Day 1: Chayei Sarah/Genesis 23:1-16
Grief is one of the strongest emotions and causes men to make rash decisions, hasty promises, and almost impossible oaths. To this end, Abraham was a very wise and discerning man who retained these qualities during stress and grief. A foolish man could be seen as one who hastily makes promises and accepts the promise of others even when submitted in duress. It would be easy to assume that others have good intentions and integrity about what they vow, especially during times of extreme sorrow; however, much of what is said during stressful times either never fully transpire or are retracted once clear heads and minds prevail.
Abraham finds himself in the dubious situation of having a deceased wife and in need of a burial plot for her remains. As any man would be, he was grief-stricken, having to bury his beloved of many decades. The company he kept (the sons of Heth) was saddened for Abraham, as well. So much so that they offered any parcel of their land to be used for Sarah’s burial place. There is no reason to believe that their offer was less than genuine; yet, Abraham knew to be wise as a serpent and innocent as a dove. He knew the fallibility of man and where others could fall short in their promises and create oaths so as to askew future generations’ ability to know what land belonged to whom. From all of Abraham’s wanderings, all undertaken with Sarah at his side, he knew that the only word that was true and would be kept was issued from the mouth of Elohim. All that was promised to him from men would come to him by way of purchase, trade, or by virtue of Covenant.
While Messiah was on earth, He spent His time preparing for the death that He was to endure, more succinctly, the purpose of His death. By this, it should be understood that His entire mission was to set captives free, regather the lost sheep of the house of Israel, and to open their eyes to see the Truth, Way, and His Life. Openly, Yeshua grieved for the would-be inhabitants of His kingdom. Looking upon Jerusalem, He lamented how He had longed to gather them together as a hen gathers her chicks under her wings. He concluded that those stubborn people were simply unwilling to accept such an embrace and love. His Words were, and are, sincere. Never once did Messiah utter any pretense or unfulfilled vow during His life or suffering of death. As a matter of fact, during the Master’s duress and sadness, He took the time to fulfill His vows and oaths—He fulfilled all of Torah, making a way for all of those that choose Him His righteousness by dying to their own will and sin nature.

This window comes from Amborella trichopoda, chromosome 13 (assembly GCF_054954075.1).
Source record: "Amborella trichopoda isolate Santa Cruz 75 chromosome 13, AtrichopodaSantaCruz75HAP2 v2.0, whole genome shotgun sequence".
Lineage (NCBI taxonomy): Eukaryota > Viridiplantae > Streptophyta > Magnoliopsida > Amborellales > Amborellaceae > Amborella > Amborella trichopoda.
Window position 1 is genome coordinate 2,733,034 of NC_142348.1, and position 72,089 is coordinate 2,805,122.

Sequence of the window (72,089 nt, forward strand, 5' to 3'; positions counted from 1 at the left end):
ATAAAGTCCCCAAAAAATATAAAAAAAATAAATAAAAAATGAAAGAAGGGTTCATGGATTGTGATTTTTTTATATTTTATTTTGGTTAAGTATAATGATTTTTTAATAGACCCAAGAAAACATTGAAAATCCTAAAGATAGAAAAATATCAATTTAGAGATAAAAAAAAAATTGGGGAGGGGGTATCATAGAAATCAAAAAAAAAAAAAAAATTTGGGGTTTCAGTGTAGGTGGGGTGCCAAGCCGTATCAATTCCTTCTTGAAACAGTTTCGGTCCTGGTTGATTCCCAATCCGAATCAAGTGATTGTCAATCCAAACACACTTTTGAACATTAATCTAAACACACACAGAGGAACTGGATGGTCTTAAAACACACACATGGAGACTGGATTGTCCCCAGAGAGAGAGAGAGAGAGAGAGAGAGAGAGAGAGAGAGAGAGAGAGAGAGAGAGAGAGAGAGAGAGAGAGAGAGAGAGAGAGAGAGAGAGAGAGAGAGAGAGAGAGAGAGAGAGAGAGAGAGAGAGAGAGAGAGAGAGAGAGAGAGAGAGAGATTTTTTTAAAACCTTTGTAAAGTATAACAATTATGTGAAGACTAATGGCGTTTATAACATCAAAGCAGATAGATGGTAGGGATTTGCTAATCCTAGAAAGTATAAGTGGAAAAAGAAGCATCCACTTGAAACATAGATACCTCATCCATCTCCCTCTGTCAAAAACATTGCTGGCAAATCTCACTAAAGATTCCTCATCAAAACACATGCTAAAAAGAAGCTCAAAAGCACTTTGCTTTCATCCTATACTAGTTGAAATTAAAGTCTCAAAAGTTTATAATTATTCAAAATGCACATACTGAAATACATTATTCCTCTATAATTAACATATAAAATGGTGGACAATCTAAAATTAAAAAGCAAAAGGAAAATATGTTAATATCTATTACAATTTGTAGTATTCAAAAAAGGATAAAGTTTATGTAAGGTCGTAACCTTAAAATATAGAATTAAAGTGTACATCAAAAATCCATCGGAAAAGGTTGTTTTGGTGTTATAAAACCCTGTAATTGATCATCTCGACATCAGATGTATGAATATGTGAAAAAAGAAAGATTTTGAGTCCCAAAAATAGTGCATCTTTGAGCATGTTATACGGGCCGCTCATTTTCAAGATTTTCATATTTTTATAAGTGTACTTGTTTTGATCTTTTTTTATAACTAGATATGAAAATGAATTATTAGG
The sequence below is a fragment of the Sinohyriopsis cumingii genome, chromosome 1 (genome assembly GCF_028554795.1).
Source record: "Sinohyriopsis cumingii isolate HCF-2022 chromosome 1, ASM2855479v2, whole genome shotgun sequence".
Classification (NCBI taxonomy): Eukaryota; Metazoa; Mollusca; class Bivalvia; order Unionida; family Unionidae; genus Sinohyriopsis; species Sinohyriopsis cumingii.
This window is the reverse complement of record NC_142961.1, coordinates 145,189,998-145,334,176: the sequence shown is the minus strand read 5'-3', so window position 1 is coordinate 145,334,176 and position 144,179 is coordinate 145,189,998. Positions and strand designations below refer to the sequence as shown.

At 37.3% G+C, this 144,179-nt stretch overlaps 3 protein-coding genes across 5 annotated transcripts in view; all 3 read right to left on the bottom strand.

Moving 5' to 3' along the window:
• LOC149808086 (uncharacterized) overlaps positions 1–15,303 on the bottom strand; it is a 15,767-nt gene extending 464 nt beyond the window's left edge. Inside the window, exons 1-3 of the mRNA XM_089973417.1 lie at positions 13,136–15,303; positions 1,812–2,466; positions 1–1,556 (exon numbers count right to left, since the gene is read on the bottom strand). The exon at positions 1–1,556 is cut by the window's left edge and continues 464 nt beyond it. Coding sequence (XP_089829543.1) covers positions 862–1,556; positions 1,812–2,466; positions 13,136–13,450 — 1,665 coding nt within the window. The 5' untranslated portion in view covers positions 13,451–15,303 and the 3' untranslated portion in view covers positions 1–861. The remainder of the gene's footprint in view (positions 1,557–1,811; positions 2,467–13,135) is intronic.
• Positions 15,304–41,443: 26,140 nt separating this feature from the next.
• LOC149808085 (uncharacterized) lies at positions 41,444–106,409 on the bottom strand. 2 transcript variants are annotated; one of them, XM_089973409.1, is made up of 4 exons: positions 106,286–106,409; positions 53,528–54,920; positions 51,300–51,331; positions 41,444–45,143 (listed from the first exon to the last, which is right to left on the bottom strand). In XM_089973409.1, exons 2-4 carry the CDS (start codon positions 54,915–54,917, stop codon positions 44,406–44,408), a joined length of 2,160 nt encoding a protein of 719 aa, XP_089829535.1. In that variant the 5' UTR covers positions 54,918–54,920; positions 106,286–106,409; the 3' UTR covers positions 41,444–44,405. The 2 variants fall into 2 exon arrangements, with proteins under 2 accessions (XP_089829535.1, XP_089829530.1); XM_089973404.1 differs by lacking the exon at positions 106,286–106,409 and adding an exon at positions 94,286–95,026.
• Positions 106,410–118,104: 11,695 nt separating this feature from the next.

Our lives should parallel Yeshua’s and Abraham’s in that we should not take anyone’s word for granted. The only Truth and Word that is rightly divided, pure, and unwavering is YHVH’s Word as presented to us in Torah and in the Life of Messiah. The company we keep while in this world is so often not trustworthy. From spiritual and political demagogues to the best-intentioned individuals, scant few are capable of not letting us down or keeping all that they say. This is not to prescribe that we must rely solely on our own selves or our own promises. We, too, will let ourselves and others down, betraying the very principle of our convictions just as Peter did when the rooster crowed. We must live through the life given to us by Messiah, led by His Ruach in word and deed.
The land purchased by Abraham can be traced to the mournfully made transaction to determine rightful ownership. Likewise, we have been purchased and that purchase price can be traced back to the suffering and victory of Messiah. Moreover, that transaction made with YHVH, to YHVH, and established by YHVH will never be voided. All the Philistines, good-hearted folks, and uprights of Christianity or fellow Messianics can try as they might to convince us wrong theology or that Torah has been finished, that Messiah is not YHVH come to us, or that we do not belong to Him. In extreme grief, we may even buy into some of those lies; however, in Yeshua’s grief and in His joy, we have been made complete. We are buried with Him and have been raised up as new creatures with sober minds and thoughts so as to only trust the Covenant Giver and to be His faithful mouthpiece at all times.
Dwell upon Psalm 118:7-9, “YHVH is for me among those who help me; therefore, I will look with satisfaction on those who hate me. It is better to take refuge in YHVH than to trust in man. It is better to take refuge in YHVH than to trust in princes.”